A growing chorus of technologists want to flip the Web on its head, to counter the increasing dominance of massive platforms like Facebook and Google. They say the technology underpinning digital currencies like Bitcoin makes it possible to transform the way we store and share data online—from today’s highly centralized model, where a few companies hold all the cards, to something more reminiscent of the Web in its earlier days.
But this vision will hinge on much more than technical innovation; it also faces complicated economic and social barriers. That’s a big takeaway from a new analysis (PDF), published by MIT researchers, that takes an in-depth look at problems associated with centralization—censorship, algorithmic bias, and privacy and security concerns, to name a few—and at potential avenues for breaking things open.
A promising technical approach is inspired by the digital currency Bitcoin, which has made it feasible for people to make digital payments peer to peer, without a central bank or credit card company as an intermediary. Bitcoin’s power lies in its blockchain, a cryptographic ledger that records every single transaction and is accessible to anyone with the Bitcoin software. Maintenance of the Bitcoin network is carried out by computers all over the world, so no central authority is in charge (see “What Bitcoin Is, and Why It Matters”).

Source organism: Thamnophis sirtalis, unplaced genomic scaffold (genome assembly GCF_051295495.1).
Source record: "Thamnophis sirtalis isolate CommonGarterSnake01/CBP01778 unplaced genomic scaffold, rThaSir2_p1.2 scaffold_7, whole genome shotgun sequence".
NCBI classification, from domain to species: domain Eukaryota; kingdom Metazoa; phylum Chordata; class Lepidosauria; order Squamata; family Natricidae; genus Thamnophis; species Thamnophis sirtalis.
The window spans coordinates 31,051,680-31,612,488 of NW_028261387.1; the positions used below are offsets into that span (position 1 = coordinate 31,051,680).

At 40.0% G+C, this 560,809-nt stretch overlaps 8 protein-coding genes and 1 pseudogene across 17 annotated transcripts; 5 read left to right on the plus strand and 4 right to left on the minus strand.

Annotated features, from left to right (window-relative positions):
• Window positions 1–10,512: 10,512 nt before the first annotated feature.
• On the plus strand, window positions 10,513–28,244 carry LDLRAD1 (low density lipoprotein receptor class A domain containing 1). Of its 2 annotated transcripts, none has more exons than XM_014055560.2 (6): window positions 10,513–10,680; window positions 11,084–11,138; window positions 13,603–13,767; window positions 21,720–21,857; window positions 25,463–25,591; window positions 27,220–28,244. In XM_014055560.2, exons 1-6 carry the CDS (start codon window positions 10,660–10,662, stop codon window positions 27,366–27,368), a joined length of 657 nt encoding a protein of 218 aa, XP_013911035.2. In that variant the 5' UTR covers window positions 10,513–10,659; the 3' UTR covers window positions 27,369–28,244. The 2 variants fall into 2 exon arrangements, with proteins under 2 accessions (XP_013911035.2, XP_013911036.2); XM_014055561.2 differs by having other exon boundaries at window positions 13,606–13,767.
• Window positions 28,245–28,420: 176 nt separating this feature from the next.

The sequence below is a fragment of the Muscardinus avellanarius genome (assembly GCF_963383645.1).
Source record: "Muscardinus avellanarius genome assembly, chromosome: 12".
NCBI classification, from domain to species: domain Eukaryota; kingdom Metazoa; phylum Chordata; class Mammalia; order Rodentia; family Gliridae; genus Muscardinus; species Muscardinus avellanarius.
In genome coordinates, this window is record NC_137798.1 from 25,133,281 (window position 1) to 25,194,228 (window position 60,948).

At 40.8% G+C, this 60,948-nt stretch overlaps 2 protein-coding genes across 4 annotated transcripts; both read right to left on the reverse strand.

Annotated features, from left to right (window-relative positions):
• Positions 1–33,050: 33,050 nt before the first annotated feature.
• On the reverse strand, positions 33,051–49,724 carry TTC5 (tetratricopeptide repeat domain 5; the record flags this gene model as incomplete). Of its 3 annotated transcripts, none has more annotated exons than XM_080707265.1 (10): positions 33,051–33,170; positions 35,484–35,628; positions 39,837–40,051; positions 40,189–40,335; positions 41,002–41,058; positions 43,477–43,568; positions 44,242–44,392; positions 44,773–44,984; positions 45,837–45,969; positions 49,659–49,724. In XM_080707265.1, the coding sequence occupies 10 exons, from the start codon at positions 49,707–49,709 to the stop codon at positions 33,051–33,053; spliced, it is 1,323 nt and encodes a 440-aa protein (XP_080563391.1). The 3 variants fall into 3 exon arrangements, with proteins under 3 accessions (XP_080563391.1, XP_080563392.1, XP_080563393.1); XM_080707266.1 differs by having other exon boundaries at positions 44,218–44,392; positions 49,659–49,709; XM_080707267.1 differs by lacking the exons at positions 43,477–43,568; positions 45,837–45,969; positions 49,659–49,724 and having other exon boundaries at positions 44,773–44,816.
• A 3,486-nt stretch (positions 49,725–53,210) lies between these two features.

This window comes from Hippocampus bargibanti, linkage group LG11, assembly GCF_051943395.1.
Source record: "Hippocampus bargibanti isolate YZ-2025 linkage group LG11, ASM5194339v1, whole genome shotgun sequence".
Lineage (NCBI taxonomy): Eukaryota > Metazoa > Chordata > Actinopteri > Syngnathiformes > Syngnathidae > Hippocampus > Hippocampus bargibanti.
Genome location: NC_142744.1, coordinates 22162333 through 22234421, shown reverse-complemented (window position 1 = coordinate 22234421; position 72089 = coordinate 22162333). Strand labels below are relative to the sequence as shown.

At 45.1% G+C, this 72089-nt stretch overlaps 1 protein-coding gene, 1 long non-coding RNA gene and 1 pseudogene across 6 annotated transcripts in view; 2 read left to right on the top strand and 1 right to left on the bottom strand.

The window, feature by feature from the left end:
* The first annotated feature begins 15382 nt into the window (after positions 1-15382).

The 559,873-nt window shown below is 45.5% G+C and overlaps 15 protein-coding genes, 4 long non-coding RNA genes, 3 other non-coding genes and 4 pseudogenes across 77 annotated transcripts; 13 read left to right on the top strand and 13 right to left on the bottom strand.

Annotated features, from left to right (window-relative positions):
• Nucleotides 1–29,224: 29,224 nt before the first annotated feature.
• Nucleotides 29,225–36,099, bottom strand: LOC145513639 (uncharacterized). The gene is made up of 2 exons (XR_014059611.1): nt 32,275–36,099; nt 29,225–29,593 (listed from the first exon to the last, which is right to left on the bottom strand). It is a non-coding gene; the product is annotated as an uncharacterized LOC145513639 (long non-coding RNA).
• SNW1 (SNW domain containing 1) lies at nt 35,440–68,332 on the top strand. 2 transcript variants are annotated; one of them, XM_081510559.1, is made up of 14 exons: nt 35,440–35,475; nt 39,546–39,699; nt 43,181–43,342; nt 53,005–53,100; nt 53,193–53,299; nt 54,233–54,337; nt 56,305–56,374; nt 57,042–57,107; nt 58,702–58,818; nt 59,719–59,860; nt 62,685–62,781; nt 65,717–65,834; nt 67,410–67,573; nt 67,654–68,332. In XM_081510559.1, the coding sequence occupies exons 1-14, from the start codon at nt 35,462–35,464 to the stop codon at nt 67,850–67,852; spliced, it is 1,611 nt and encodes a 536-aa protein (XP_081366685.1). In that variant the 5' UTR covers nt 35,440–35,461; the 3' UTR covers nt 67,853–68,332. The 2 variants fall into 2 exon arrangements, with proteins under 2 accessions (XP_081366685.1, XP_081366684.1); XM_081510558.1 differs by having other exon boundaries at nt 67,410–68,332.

Blockchains can be used for other things besides payments, too. The company Blockstack, for example, uses a blockchain to track usernames and encryption keys, the basis of a new kind of identity system that would not be tied any single social network or other website.
It’s a promising approach for giving individuals more control over their data. But breaking old habits and challenging entrenched business models is very difficult. Besides Blockstack, the MIT researchers examined several other early examples of decentralized services, finding a common thread: “The challenge is not just building decentralized software and creating alternative platforms, but creating options for users that are financially sustainable, usable, and compelling.”